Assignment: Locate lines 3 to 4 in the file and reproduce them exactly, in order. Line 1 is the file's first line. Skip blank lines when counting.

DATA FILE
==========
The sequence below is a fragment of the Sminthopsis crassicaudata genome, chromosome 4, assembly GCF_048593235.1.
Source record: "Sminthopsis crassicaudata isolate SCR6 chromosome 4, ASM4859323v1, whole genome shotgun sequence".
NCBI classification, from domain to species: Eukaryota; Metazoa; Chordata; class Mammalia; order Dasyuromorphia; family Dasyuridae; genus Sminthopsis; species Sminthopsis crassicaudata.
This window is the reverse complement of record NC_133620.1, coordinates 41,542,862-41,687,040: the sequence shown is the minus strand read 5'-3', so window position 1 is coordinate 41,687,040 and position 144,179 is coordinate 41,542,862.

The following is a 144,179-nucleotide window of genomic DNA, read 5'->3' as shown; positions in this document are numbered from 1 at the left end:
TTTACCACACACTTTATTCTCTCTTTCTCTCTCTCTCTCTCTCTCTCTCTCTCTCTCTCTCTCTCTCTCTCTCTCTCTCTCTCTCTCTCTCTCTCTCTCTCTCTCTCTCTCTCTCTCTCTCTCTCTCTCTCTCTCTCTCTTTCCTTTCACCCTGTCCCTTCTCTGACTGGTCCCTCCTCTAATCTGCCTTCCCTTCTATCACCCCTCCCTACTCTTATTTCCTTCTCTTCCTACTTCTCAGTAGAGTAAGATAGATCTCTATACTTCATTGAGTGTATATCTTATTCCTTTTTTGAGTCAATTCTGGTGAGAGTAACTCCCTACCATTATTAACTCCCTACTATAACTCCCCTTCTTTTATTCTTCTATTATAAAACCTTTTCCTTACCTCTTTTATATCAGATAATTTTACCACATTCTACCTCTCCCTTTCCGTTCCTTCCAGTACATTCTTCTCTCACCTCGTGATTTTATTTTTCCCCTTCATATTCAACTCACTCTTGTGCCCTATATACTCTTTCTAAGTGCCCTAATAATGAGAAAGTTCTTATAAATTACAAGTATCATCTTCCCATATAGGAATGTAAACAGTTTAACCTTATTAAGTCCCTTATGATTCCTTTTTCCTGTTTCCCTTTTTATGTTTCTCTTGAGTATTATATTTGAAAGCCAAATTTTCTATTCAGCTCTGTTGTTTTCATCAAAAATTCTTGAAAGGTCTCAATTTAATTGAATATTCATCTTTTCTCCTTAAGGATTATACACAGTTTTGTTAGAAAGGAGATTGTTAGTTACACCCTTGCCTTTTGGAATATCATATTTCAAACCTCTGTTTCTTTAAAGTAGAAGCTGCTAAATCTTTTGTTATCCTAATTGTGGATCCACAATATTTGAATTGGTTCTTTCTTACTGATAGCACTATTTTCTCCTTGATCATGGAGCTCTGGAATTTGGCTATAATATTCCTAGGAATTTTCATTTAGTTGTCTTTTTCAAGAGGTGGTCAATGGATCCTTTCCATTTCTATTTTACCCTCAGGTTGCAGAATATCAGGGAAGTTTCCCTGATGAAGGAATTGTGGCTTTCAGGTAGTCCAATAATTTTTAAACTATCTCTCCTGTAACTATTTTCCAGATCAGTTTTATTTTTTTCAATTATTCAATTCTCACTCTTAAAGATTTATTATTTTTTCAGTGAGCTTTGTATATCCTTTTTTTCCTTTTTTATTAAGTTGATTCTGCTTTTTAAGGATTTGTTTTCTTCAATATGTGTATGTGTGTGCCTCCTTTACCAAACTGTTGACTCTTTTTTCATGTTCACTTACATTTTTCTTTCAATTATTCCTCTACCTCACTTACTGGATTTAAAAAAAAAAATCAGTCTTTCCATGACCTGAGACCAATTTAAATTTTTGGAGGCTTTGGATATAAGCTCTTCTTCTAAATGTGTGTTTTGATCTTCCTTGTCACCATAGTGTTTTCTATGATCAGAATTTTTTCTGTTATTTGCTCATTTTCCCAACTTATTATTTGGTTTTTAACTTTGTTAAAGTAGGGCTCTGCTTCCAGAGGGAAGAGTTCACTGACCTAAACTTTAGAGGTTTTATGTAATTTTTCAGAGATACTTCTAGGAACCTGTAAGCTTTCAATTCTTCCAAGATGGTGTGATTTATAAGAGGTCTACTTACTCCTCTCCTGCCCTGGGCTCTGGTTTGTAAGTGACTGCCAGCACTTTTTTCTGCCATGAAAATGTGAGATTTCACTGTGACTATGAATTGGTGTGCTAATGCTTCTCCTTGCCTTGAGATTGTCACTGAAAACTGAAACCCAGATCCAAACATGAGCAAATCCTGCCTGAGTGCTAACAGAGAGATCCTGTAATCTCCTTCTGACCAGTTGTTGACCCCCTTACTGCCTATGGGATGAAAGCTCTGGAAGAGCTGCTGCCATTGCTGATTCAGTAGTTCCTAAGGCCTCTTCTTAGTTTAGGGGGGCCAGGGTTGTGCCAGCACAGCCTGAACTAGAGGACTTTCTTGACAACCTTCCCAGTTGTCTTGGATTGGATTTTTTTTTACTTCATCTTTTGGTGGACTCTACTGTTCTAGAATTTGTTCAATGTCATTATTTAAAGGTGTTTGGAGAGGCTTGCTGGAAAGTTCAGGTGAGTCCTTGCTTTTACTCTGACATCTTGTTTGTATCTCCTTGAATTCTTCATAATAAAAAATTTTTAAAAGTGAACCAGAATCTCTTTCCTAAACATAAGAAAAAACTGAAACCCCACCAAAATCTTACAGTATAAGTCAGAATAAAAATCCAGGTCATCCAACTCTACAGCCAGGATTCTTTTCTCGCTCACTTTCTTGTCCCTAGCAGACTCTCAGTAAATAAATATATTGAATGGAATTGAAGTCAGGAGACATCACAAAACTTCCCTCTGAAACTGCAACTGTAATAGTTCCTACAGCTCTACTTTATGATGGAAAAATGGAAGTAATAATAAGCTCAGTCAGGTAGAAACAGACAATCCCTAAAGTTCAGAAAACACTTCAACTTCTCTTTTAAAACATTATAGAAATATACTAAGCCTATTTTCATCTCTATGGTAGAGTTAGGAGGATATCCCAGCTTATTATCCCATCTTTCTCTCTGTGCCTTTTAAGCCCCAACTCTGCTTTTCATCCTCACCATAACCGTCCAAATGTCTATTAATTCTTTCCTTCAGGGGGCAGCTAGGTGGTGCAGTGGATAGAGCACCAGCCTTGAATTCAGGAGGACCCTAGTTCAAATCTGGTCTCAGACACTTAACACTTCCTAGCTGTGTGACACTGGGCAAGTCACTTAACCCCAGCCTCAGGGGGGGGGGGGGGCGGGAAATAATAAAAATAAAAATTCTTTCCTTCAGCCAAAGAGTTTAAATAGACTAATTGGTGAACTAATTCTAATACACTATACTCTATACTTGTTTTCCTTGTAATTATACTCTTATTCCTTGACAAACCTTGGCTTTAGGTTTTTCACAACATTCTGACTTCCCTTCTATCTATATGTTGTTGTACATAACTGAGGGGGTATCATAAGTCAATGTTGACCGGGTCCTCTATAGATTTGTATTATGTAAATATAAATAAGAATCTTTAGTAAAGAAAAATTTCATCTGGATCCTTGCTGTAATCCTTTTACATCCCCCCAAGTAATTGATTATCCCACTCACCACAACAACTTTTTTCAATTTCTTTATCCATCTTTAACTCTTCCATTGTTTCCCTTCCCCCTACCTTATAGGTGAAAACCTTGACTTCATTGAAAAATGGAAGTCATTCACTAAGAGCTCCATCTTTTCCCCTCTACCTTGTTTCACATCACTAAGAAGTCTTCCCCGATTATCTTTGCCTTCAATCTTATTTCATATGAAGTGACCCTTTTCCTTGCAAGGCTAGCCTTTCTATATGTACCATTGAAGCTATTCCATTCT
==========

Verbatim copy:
NCBI classification, from domain to species: Eukaryota; Metazoa; Chordata; class Mammalia; order Dasyuromorphia; family Dasyuridae; genus Sminthopsis; species Sminthopsis crassicaudata.
This window is the reverse complement of record NC_133620.1, coordinates 41,542,862-41,687,040: the sequence shown is the minus strand read 5'-3', so window position 1 is coordinate 41,687,040 and position 144,179 is coordinate 41,542,862.